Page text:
Religious terms / Homosexuality / The LGBT community
Two definitions & six interpretations
about homosexuality and bisexuality
Question: To a lesbian from a woman grieving over the death of her husband: "Do your people feel sad when your
Response: "You see me as a little less human, and for me to realize it, breaks my heart."
Some visitors have objected to the above quotation. They suggest that nobody
could be so lacking in knowledge about homosexual relationships as to believe
that a death of one partner would not trigger a grieving process. We believe
that the conversation actually occurred.
The following group of essays describes six views that people have towards
homosexuality. The most conservative view believes that gays and lesbians are
incapable of love; they are driven only by lust. A person holding this opinion
might well be puzzled about a homosexual's reaction to the death of a partner.
They might wonder if the surviving partner experiences actual grief, or merely
an inconvenience while searching for a substitute partner.
Two definitions of "homosexuality:"
|Religious conservatives, whether Christian, Jewish, Muslim, or of
another religion, often define homosexuality in terms of behavior.
Homosexuality and heterosexuality are what a person does. A homosexual
is a person who engages in some same-gender sexual behavior; a heterosexual
is one who engages only in opposite-gender sexual behavior. They generally
refer to a person who has
sex with both males and females as a homosexual; bisexuality, as an orientation, is rarely
acknowledged. A person who is
sexually inactive, is considered a heterosexual regardness of their actual orientation. |
They believe that behaviors can be changed by
an act of will:
Bisexuals -- persons who are sexually attracted to both men and women -- can choose
to confine their activity to opposite-sex relationships. They are often
described as "having left the homosexual lifestyle" or as being "ex-gays."
||Persons with a homosexual orientation who are sexually attracted only to members of the same sex
can decide to remain celibate. They are also described as "having left
the homosexual lifestyle" and as being "ex-gays."
By changing one's behavior, people can switch from being homosexual to
being heterosexual. Many conservatives believe that the success rate of changing people's sexual orientation through reparative
therapy is high. Decades of almost complete failure at this type of conversions is causing some religious conservatives to abandon this therapy.
|Most religious liberals, gays, lesbians, bisexuals, human sexuality
researchers, therapists, etc. define homosexuality in terms of feelings of sexual attraction and
||A homosexual is a person who is sexually attracted only to members
of the same sex.
||A bisexual is attracted to both women and men, although not
necessarily to the same degree.
||A heterosexual is a person who is attracted only to persons of the
||Bisexuals can choose to confine their activity to one sex or the
other; however they still remain bisexual.
||Homosexuals can choose to remain celibate; however they still remain
||Adult sexual orientation is generally regarded as fixed; it cannot
be changed through therapy or prayer. The success rate of reparative therapy is
extremely low, close to zero.
The two most vocal understandings of homosexuality:
Throughout most of the essays in the homosexual and bisexual section of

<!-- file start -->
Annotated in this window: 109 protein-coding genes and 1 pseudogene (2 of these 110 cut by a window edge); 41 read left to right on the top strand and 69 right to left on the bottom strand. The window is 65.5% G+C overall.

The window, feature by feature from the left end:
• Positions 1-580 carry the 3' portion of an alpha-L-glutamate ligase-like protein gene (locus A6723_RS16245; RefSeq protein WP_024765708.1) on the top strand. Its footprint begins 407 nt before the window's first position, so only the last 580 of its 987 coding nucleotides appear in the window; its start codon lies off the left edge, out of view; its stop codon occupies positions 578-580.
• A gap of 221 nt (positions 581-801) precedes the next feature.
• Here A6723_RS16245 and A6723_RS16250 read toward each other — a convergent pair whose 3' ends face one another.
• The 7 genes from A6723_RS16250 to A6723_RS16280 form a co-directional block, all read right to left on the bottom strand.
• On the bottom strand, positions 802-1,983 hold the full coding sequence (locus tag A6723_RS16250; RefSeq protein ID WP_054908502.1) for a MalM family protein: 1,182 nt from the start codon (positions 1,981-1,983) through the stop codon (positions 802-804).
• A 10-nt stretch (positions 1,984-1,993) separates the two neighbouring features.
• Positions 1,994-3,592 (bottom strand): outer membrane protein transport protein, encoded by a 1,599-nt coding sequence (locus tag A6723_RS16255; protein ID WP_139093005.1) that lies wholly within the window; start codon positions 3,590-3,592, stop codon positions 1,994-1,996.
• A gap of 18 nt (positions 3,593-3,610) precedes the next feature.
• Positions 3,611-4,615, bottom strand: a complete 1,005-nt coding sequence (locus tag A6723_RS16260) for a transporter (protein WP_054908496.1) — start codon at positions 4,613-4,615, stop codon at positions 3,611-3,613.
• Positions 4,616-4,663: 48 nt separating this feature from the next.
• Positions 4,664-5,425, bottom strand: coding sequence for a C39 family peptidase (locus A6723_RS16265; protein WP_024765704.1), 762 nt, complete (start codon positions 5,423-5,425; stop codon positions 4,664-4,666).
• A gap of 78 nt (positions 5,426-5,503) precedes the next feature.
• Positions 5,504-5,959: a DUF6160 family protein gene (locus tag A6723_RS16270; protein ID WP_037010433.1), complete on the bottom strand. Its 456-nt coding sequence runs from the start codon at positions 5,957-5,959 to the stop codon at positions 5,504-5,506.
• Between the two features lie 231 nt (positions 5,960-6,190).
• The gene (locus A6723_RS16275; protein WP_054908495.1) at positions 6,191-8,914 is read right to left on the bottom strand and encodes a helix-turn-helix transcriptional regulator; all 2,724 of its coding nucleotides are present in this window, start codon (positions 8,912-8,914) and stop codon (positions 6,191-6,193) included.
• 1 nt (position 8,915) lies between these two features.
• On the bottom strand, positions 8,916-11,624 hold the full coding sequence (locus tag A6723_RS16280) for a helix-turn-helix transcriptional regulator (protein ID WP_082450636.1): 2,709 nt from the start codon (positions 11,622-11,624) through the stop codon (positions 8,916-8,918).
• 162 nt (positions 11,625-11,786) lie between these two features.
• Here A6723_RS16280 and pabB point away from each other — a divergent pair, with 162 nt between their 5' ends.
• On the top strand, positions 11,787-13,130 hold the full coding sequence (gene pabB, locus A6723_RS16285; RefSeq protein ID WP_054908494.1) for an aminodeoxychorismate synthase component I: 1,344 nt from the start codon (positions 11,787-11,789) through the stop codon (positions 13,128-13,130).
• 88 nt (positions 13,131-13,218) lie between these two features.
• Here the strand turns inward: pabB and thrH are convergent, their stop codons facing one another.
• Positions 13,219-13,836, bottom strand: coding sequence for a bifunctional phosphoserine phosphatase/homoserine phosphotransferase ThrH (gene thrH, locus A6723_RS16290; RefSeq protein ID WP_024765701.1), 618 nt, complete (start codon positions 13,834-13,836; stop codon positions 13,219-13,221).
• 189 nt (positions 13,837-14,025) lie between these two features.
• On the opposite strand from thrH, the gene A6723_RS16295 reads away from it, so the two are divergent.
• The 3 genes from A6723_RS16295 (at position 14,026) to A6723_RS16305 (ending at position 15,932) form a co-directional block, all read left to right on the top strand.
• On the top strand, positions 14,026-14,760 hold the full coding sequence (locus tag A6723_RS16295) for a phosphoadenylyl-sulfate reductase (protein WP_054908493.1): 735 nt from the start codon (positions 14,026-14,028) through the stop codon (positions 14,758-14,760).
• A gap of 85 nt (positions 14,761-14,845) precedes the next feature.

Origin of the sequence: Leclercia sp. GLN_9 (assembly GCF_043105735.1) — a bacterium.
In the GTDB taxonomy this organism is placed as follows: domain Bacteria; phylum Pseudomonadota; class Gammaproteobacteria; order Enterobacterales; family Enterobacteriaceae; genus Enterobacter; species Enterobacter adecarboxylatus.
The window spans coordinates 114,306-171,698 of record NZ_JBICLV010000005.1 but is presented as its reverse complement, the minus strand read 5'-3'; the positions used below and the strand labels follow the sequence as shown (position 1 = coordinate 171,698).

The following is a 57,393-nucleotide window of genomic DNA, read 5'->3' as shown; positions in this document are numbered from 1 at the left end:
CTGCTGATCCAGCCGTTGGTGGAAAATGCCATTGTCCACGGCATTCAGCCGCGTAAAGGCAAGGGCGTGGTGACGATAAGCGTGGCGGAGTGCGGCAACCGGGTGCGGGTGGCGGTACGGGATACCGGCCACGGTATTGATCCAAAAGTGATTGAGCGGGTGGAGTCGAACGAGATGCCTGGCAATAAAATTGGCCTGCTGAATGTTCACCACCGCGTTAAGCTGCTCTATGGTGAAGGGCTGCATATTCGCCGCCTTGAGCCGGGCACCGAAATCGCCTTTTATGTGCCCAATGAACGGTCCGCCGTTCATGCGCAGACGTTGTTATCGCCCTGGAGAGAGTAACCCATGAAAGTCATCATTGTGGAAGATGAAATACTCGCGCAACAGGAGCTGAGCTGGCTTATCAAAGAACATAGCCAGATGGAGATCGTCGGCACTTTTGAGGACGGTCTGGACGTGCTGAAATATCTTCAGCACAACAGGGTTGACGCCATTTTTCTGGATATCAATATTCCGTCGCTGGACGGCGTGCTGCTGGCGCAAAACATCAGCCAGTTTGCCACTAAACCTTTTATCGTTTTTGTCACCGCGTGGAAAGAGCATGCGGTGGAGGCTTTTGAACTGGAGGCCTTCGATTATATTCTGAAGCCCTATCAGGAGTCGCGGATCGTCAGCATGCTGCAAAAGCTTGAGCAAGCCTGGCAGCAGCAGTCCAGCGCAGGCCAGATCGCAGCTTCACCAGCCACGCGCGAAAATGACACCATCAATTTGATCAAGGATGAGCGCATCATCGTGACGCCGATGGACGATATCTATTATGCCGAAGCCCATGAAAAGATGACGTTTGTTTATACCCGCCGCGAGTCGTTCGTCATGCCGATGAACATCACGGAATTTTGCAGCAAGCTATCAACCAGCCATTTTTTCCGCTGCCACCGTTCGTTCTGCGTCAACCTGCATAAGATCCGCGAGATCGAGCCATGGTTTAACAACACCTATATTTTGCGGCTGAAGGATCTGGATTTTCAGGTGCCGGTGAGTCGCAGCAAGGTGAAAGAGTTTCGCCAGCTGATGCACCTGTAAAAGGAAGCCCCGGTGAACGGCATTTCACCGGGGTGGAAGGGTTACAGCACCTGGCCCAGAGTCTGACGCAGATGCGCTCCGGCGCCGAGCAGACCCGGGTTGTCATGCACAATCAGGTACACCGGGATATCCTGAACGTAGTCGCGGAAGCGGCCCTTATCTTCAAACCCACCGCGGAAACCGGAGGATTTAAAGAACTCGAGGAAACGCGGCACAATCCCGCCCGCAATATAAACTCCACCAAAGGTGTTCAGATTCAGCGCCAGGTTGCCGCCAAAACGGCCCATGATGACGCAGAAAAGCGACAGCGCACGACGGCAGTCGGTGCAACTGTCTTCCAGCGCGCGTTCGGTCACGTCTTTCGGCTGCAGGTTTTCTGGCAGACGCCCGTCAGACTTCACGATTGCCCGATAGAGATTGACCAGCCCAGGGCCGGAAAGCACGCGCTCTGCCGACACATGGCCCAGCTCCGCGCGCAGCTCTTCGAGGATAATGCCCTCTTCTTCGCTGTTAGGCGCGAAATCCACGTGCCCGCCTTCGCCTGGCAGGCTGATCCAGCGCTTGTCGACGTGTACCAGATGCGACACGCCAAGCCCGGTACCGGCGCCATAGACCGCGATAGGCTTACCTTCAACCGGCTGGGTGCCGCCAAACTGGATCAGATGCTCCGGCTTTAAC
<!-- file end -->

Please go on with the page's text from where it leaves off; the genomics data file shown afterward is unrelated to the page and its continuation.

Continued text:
this web site, we have stressed two extreme
||The religiously conservative stance generally considers homosexuality to
be an abomination -- a serious, immoral, changeable, abnormal, and unnatural addiction that is hated by God and
is destructive to the individuals who choose to follow the lifestyle. It is
generally chosen after puberty.
The other, more liberal position, views homosexuality to be one of three
unchosen, fixed, and morally neutral sexual orientations which
is normal and natural for a minority of adults. Children who will grow up to be
gay can generally be detected before the age of
Although these viewpoints are certainly the most vocal in the media, there
are other voices that hold intermediate positions. This section will describe,
contrast and compare six discrete perspectives. They can be called
||Change is expected,
||Celibacy is expected,
Topics covered in this section are:
Webmaster's personal note:
Writing this series of essays has been a major learning experience for me. Active involvement in a religious forum on homosexuality
has also been educational. I
sensed the profound gulf that exists among individuals and groups who hold these
different, contrasting belief systems. Many tenaciously hold beliefs that are
contrary to observable facts. It would seem that beliefs about homosexuality are
formed early in life and are rarely changeable.
Dialogue appears to be rare and getting more so. People often have little
contact with others who hold different opinions. My impression is that real
progress could be made if the various sides looked upon each other as
individuals and not as an enemy force pushing an agenda. But I don't have the
foggiest idea how this can be encouraged.
Another problem that we are faced with is the gradual shift in the meanings of terms. For example, the word "homosexual" simply referred to a person with a homosexual orientation; they were sexually attracted to persons of the same sex. But as of 2014, it is transitioning to become a snarl word within some groups. The preferred term now is LGBT or LGBT community. LGBT is an acronym for "Lesbian, Gay, Bisexual and Transgender/Transsexual.
L.R. Holben, "What Christians think about homosexuality: Six representative viewpoints," Bibal Press, (1999).
Read reviews or order this book safely from Amazon.com
online book store
Copyright © 2004 to 2017 by Ontario Consultants on
Originally written: 2004-SEP-14
Last update: 2017-JAN-23
Author: B.A. Robinson